Leadership at the highest level

Features - Operations

Leasha Schwab describes the enduring lessons she learned from Bellerive Country Club’s Carlos Arraya while volunteering at the PGA Championship.

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December 4, 2018

Schwab

I always enjoy looking back on past events that, at the time, you didn’t know were going to have a hand in changing your life. The joy in knowing any little moment could be one of those life-changing moments can really give you a different view on each day.

The first time I met Bellerive Country Club director of grounds and agronomy Carlos Arraya he was doing a talk at GIS on people and culture with Grant Murphy from The National Golf Club of Canada. Grant is one of my most valued mentors and I had to go watch and support his seminar. Plus, who doesn’t need to know more about people and culture?

I was amazed. The seminar was inspiring, thoughtful and gave you tools to take home with you. I’m somebody who devours inspiration and I left that seminar just reeling with things to go back to my club and implement. I actually ordered their recommended books on Amazon while I was sitting in the seminar room. Books and podcasts have helped me improve who I am as a person and anything they were recommending had to be in my hands as soon as possible.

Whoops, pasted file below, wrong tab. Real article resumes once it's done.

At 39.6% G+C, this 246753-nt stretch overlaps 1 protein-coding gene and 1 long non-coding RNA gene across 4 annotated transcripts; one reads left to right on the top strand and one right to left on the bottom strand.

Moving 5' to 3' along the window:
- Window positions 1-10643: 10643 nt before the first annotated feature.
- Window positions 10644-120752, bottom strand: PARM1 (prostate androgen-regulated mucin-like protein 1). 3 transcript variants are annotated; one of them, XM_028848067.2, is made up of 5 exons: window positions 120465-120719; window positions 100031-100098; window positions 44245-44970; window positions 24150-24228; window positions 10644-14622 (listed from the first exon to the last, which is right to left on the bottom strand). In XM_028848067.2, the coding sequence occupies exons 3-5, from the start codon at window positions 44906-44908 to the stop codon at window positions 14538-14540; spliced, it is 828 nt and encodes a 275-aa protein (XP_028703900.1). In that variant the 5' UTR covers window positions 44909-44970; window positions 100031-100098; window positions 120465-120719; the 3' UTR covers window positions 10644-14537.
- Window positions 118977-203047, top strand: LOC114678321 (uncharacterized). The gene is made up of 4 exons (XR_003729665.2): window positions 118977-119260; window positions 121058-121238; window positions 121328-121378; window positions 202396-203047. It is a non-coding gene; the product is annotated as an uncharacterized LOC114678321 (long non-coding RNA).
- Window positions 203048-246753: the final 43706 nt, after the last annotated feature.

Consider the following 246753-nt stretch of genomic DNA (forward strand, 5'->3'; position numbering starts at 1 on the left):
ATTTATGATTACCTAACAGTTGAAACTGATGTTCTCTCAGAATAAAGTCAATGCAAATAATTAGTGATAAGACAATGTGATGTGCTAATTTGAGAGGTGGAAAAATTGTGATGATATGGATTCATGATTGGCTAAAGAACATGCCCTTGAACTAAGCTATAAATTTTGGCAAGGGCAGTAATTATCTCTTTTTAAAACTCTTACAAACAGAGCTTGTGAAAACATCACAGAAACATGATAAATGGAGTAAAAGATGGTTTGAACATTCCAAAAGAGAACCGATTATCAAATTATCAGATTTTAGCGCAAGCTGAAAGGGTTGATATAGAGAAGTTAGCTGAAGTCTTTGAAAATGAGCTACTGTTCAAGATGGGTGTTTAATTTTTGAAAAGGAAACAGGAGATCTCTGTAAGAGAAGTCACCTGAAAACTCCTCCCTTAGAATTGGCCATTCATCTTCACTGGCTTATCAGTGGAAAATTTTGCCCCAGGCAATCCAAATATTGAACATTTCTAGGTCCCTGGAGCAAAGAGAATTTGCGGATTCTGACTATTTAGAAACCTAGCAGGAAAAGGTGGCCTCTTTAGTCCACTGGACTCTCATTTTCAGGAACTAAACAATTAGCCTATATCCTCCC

What did I take away from that day? Well, looking back on my first superintendent position at the young age of 20, I was impulsive, reactive and probably downright pushy at times. In my experience, I feel we lean toward these traits when we don’t really know how to be impactful as a leader. When we feel like we are losing control of our staff – and they seem unmotivated and uninspired – are the times we need to reflect on ourselves.

All too commonly we look the opposite way at them, wondering how they should change. Truthfully, I still struggle with this and it is a work in progress, as everything should be. Over the past couple years, more steadily in the past year, I’ve finally felt like I was becoming more insightful and constructive in my leadership. It stems from surrounding myself with people who encourage me to work on myself – and Carlos is at the forefront.

A week volunteering for the 100th PGA Championship at Bellerive has inspired me more than any book or podcast. Which is saying a lot! Read Brene Brown’s book “Braving the Wilderness” and you’ll understand where I’m coming from. It’s been one of those experiences that is so awakening you want to share it with the whole world but struggle to find any words that will do it justice. Well, I’m at least going to give it a shot here. When I think about the people at Bellerive, especially Carlos, these are some of the descriptions that come to mind:

  • Poised
  • Articulate
  • Compassionate
  • Authentic
  • Forgiving
  • Driven
  • Curious
  • Self-aware
  • Responsive
  • Daring
  • Influential
  • Connective
  • Inclusive
  • Humble

Carlos not only inspires people, he makes you want to be able to pass that inspiration along to the people in your own life. He wants each person on his staff to feel important, connected and wants others around you to get a chance to see your best qualities so we can all learn from each other.